* The late Maurice Healy, in his Stay Me Wit! Flagon (1941), recalled
a 1923 Les Musigny he had drunk in the 1st Battalion mess that was,
'all that good burgundy should be; and it lost nothing by being drunk
in such excellent and hospitable company'. He also wondered, in a
later chapter on beer, whether Lancashire ales had helped 'to make
the Lancashire Fusiliers what they arc: and what highs, praise could
While out on training as A.D.C. to General Sir Evelyn Wood** at Aldershot, Roddy's horse ran away with him, or so he said on return in apologetic explanation to the general: `Would you believe it, sir, I never got a pull at him for miles l' He omitted to mention having picked up racing-kit from his servant at the station, taken a train to a nearby meeting, and ridden a race. When this account was given to me by an old member of my regiment and a contemporary of Roddy's, I had asked if he got away with it.
'Oh, yes', was the reply. `He could talk his way in or out of anything.' My informant went on with a story of Roddy at Quetta: `The whole garrison was away on a field day, Roddy being stuck in barracks as Captain of the Week. Bored with nothing to do, he rode out to us. Seeing the troops lying down in position ready for the final assault, he galloped up waving his sword and yelling, " Charge! "-which we all promptly did, delighted to get the whole thing over so quickly.'
Roddy, of course, didn't wait for the trouble to come, and you can imagine how damned angry the general was. Major Owen would get no leave for a very long time and so on. Now comes the surprising bit. Roddy, on being told of this while dressing for dinner, immediately ordered his horse, saying, `We'll see about that', and went off to the general. On return he announced his departure on leave. We never heard what transpired. Roddy wouldn't say a word about anything like that.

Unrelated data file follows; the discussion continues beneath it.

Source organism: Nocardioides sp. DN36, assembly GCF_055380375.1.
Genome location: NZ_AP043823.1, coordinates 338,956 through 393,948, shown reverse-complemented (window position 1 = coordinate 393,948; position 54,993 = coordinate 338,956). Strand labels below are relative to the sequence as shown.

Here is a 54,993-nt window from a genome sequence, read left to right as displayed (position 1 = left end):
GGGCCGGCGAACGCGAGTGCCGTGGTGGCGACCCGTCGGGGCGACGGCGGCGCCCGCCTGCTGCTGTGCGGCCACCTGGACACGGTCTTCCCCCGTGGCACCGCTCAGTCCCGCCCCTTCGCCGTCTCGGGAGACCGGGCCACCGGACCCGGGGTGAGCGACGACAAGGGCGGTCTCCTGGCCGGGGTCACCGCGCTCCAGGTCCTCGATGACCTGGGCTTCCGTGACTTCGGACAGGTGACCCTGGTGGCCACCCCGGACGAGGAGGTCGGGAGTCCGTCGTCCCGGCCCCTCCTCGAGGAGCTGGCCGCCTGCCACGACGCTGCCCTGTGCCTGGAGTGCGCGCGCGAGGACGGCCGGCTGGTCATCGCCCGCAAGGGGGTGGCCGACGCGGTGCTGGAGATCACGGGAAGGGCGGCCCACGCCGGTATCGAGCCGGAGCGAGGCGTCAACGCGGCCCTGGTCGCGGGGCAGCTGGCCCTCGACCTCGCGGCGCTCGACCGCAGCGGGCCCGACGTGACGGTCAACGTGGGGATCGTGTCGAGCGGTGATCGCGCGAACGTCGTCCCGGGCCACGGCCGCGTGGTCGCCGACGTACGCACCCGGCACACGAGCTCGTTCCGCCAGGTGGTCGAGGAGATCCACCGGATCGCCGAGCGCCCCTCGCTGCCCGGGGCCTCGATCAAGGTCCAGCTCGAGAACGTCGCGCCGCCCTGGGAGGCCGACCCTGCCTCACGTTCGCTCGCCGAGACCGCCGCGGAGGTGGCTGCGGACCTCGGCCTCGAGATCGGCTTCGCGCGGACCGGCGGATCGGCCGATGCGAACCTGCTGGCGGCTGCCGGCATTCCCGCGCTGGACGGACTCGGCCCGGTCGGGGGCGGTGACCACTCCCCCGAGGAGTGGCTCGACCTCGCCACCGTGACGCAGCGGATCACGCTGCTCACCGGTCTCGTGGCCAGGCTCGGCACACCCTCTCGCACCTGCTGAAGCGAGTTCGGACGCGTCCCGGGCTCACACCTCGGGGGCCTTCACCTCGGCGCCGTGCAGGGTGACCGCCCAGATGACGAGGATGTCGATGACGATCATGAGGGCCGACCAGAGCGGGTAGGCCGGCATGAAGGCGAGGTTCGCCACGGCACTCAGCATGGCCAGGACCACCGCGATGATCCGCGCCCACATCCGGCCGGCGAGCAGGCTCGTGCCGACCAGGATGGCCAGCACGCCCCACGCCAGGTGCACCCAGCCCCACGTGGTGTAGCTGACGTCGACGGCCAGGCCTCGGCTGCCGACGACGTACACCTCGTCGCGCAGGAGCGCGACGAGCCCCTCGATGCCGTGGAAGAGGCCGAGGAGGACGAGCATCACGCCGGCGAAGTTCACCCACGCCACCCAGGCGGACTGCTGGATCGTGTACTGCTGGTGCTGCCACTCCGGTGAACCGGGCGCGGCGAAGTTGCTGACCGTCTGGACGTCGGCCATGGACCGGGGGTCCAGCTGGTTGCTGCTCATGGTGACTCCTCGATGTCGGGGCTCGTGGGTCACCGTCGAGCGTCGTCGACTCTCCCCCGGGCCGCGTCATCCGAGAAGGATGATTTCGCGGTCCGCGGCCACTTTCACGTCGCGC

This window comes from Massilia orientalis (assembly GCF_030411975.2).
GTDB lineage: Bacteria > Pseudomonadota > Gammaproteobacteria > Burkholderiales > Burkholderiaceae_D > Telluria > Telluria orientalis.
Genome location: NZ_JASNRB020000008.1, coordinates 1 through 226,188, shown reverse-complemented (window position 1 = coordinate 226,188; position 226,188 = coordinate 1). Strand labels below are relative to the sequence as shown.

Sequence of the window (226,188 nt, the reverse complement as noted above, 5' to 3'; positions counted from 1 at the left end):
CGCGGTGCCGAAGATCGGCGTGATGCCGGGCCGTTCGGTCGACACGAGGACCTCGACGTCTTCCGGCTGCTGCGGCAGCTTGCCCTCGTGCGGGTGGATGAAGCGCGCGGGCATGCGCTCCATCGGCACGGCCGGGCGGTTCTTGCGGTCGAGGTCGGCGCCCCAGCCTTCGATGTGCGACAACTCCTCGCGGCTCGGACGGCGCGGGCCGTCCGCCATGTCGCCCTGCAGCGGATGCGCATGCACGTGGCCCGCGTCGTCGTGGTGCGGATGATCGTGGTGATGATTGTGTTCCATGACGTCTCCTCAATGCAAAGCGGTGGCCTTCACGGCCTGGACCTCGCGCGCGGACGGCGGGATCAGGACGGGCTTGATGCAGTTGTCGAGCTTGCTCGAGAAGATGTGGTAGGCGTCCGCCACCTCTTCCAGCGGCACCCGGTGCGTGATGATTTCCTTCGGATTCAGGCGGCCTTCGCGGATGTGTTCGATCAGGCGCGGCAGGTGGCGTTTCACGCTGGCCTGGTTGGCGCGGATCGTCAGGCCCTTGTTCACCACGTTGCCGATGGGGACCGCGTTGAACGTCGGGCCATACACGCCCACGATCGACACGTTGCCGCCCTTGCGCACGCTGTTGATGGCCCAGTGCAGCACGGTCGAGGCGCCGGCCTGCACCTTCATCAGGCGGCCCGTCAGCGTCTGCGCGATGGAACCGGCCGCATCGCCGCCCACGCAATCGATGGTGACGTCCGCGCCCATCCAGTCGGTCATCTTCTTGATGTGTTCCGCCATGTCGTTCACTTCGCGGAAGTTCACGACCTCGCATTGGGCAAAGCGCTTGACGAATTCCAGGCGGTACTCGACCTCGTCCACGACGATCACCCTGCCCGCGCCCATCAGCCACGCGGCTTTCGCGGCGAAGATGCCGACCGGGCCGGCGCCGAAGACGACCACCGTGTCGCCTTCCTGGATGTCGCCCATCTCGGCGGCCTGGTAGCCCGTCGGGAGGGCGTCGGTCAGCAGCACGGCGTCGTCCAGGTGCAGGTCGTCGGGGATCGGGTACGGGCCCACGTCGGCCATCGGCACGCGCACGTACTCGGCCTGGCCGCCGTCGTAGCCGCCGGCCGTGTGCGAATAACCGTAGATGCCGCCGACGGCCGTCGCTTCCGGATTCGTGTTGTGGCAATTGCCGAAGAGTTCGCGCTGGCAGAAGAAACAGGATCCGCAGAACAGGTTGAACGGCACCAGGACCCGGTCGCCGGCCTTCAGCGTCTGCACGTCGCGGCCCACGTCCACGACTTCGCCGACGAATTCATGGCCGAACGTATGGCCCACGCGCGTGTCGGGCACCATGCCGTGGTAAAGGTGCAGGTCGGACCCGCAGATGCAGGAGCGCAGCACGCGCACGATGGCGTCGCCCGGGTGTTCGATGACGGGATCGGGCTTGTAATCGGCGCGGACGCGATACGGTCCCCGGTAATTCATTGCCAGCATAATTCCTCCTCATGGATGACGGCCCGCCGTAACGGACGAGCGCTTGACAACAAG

* April 1961,
THE LANCASHIRE CONNECTION
Many similar stories of this part of Roddy Owen's life are told;
his sister, Mrs. Bovill, and G. R. Askwith, published the one that
follows in a memoir after his death:
And so the nation and the regiment lost a unique and supremely
Brevet-Major Edward Roderic OWEN, DSO - Lancashire Fusiliers (Attached Egyptian Army) - died at Ambigol, 11th July 1896, commanding a Sudanese Irregular corps. Born 4th May 1856 at Prestbury, Gloucestershire. Son of Hugh Owen. A talented jockey, he rode 'Father O'Flynn' to victory in the 1892 Liverpool Grand National horse race. Served in West Africa 1892 (wounded, DSO, MID, medal & clasp, Brilliant Star of Zanzibar). Commandant Equatorial Provinces of Torn and Unyoro 1893-4. As Commandant of Ambigol Wells he died of cholera.Michael Murray
NOT so long ago a distinguished retired general, who in his own
|In May 1891 the British Acting Governor, Captain C.M. Denton C.M.G.,
left Lagos with an escort of Hausa constables (Hausas are from the Islamic
north of Nigeria) to visit Jebu Ode to make agreements allowing the free
passage of trade goods through Ijebu territory. However the Awujale refused
to agree to the British requests and he also rejected the British presents
given to him by Denton, doubtless fearing that to accept them would obligate
him in some way.
London then instructed Lagos to obtain an apology from the Awujale for the perceived "insult" to Denton, and to insist on free right of way through the Awujale's territory. In January 1892 a representative of the Awujale went to Lagos to agree to the British demands, and in return the British granted the Ijebu 500 pounds annually to compensate for the loss of customs revenue. However the tribe was unhappy with this outcome as it did not wish to change its traditional methods and practices, particularly when threatened by foreigners.
A white missionary was allowed through Jebu territory but the second one who tried received a rough time and was sent back, as was a party of Ibadan porters attempting to come south through Jebu Ode. London now authorized the use of force, quickly sending out some special service officers from England to act as a military staff. One of these was Captain Edward Roderick ("Roddy") Owen of the Lancashire Fusiliers, a famous jockey at British race meetings.